Construction worker shaking hands with overlay of payment schedule calendar graphic

Contractors’ bank accounts spend most of a project playing catch-up, simply replacing money that the contractor already put out on the job. Slow or partial payments can crush cash flow. It’s not until the final payment that the contractor can hope to make any profit. A few schedule delays along the way and a contractor can be upside down on a project before they have the chance to change tack. Construction is a tough business, but projects don’t have to suck the life out of the participants. A solid payment schedule can help.

What is a payment schedule?

In construction, a payment schedule is a timeline of the payments to be made throughout the lifetime of a project. On most jobs, contractors don’t receive a single, lump-sum payment for the work or materials they provide. Instead, construction agreements typically break the full contract value into progress payments, made at regular intervals during the project schedule.

When tracking their own payments, contractors use a draw schedule. This document helps them plan out their income throughout the project.

But payments aren’t just coming in — contractors have to pay their subcontractors, buy materials from suppliers, rent equipment, etc. A payment schedule can also be used to track when payments are due to their vendors as well.

Payment schedules for income and expenses are both used to create a cash flow forecast. A forecast can help contractors identify different stages of a project during which they may need to seek financing.

What a construction payment schedule includes

A payment schedule should contain all of the information you need to plan out anticipated and actual payments:

  • The name of the contractor or vendor
  • Description of the work or materials
  • Amount of the payment due
  • Due date for the payment
  • Actual amount paid
  • Actual payment date
  • Payment method
  • Notes

In addition, you may also want to include a field to track whether a lien waiver has been sent or received for the payment. This is especially important if you are using the payment schedule to track payments to subcontractors or suppliers on a project.

Construction Payment Schedule Template

construction payment schedule sample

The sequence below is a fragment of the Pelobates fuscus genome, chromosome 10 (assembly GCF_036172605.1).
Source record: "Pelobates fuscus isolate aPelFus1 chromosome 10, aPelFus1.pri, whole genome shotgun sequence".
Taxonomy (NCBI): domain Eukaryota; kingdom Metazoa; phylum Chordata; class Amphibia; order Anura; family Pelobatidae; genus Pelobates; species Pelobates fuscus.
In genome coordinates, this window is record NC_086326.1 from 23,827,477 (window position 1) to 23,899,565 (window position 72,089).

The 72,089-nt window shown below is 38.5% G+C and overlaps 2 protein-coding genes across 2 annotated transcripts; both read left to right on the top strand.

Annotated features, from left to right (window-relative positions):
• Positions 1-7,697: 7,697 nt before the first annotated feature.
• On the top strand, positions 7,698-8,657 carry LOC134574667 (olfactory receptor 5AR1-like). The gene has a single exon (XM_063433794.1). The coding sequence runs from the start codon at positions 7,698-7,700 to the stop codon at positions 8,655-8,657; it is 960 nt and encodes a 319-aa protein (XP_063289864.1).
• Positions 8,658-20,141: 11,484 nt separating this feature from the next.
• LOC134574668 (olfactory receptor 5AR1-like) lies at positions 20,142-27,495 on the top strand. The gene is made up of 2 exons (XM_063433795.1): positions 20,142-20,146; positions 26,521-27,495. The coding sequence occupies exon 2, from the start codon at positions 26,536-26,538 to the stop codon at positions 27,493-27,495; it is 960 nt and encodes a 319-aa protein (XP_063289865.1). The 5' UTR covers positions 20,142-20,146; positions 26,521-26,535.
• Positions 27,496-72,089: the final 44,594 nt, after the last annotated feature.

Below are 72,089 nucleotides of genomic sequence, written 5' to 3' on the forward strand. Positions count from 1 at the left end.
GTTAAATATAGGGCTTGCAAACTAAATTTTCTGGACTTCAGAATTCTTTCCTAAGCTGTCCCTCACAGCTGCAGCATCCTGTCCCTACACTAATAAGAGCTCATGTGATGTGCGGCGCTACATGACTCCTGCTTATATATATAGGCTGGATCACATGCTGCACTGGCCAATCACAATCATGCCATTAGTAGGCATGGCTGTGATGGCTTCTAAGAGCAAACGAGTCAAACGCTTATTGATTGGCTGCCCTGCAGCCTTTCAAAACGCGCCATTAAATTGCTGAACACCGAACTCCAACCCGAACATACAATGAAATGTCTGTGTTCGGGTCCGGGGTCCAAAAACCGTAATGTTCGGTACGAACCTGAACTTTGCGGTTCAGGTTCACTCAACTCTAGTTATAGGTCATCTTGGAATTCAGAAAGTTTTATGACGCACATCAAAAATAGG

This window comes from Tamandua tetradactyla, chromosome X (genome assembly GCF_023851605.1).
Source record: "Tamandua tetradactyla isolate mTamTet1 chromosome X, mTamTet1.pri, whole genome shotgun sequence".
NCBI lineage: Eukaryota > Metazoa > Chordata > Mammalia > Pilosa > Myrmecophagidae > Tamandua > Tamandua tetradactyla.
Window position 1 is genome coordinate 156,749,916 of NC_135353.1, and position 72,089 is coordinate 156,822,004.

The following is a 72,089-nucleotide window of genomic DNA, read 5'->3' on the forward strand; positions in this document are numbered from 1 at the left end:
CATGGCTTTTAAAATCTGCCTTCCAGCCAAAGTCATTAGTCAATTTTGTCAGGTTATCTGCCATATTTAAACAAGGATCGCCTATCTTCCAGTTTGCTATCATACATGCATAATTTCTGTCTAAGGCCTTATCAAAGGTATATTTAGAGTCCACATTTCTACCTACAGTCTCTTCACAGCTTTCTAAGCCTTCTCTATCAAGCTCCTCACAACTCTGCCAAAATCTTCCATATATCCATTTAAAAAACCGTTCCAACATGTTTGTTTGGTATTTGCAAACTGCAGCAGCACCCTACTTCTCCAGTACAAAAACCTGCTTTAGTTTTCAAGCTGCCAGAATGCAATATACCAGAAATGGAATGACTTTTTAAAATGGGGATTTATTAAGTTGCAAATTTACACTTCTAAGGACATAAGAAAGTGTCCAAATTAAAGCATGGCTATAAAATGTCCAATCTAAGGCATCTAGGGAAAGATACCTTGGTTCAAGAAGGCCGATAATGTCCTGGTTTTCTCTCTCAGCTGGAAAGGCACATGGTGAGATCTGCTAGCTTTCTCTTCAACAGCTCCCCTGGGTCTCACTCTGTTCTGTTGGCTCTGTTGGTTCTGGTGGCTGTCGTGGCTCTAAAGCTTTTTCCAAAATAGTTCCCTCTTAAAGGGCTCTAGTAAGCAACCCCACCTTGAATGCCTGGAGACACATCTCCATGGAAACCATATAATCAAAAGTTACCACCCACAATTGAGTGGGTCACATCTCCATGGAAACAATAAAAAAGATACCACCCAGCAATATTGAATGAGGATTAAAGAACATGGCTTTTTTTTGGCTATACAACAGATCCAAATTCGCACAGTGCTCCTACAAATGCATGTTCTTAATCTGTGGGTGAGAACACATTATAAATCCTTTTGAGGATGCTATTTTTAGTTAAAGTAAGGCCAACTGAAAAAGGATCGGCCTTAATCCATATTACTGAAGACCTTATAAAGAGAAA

Download a free construction payment schedule template to easily track project income or expenses.

Types of construction payment schedules

It seems that every aspect of a construction project is the “most important part” of the job in some way or another. The fact is that without payments and cash changing hands, there is no project. In that regard, payment schedules might actually be the most crucial element of a project going off without a hitch.

Regardless of whether you’re the contractor or the homeowner, nailing down a concrete payment schedule is a critical part of the contract. Planning payments and following through with the schedule can serve as the rails to keep your project from going off-track. It can go a long way toward completing the project on time, avoiding disputes, and even staying within budget.

The type of contract you’re using can influence your payment scheduling. Payments under a time and materials contract can often be a bit more flexible than those based on the project’s progress or set time frames. Let’s take a look at some common payment schedule formats.

Deposit + final payment

When it comes to a smaller project, a deposit followed by a final payment can be all it takes to keep everyone happy. The deposit can cover materials, permits, and possibly labor, while the final payment wraps up the profits and other expenses. 

For example, let’s take a small deck with a contract price of $3,000. The contractor may request $1,500 upfront to secure permits and purchase some of the materials. The final payment amount of $1,500 will cover the rest of the materials, the profit, and any labor costs the contractor paid. In this scheme, the contractor doesn’t have to front all of the cash on their own, and the homeowner can hold back some payment to ensure the contractor finishes the project (within reason).